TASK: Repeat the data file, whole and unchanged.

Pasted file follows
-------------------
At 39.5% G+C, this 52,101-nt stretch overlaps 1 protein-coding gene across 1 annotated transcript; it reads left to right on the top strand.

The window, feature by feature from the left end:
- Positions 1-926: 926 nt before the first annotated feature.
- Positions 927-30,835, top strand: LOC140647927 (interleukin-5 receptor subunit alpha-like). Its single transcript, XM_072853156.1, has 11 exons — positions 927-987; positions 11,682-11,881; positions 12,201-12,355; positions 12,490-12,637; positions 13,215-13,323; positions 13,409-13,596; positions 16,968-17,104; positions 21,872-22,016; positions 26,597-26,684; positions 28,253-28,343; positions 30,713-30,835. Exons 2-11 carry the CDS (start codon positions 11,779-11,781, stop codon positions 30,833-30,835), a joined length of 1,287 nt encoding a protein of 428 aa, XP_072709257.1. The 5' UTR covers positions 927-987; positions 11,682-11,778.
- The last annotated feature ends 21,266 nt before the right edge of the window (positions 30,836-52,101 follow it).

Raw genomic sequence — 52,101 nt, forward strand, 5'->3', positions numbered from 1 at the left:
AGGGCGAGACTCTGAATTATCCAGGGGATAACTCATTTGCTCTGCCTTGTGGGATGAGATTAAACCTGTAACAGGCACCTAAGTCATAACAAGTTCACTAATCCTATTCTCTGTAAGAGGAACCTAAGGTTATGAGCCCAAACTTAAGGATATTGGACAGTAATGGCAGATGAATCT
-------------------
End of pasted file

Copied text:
At 39.5% G+C, this 52,101-nt stretch overlaps 1 protein-coding gene across 1 annotated transcript; it reads left to right on the top strand.

The window, feature by feature from the left end:
- Positions 1-926: 926 nt before the first annotated feature.
- Positions 927-30,835, top strand: LOC140647927 (interleukin-5 receptor subunit alpha-like). Its single transcript, XM_072853156.1, has 11 exons — positions 927-987; positions 11,682-11,881; positions 12,201-12,355; positions 12,490-12,637; positions 13,215-13,323; positions 13,409-13,596; positions 16,968-17,104; positions 21,872-22,016; positions 26,597-26,684; positions 28,253-28,343; positions 30,713-30,835. Exons 2-11 carry the CDS (start codon positions 11,779-11,781, stop codon positions 30,833-30,835), a joined length of 1,287 nt encoding a protein of 428 aa, XP_072709257.1. The 5' UTR covers positions 927-987; positions 11,682-11,778.
- The last annotated feature ends 21,266 nt before the right edge of the window (positions 30,836-52,101 follow it).

Raw genomic sequence — 52,101 nt, forward strand, 5'->3', positions numbered from 1 at the left:
AGGGCGAGACTCTGAATTATCCAGGGGATAACTCATTTGCTCTGCCTTGTGGGATGAGATTAAACCTGTAACAGGCACCTAAGTCATAACAAGTTCACTAATCCTATTCTCTGTAAGAGGAACCTAAGGTTATGAGCCCAAACTTAAGGATATTGGACAGTAATGGCAGATGAATCT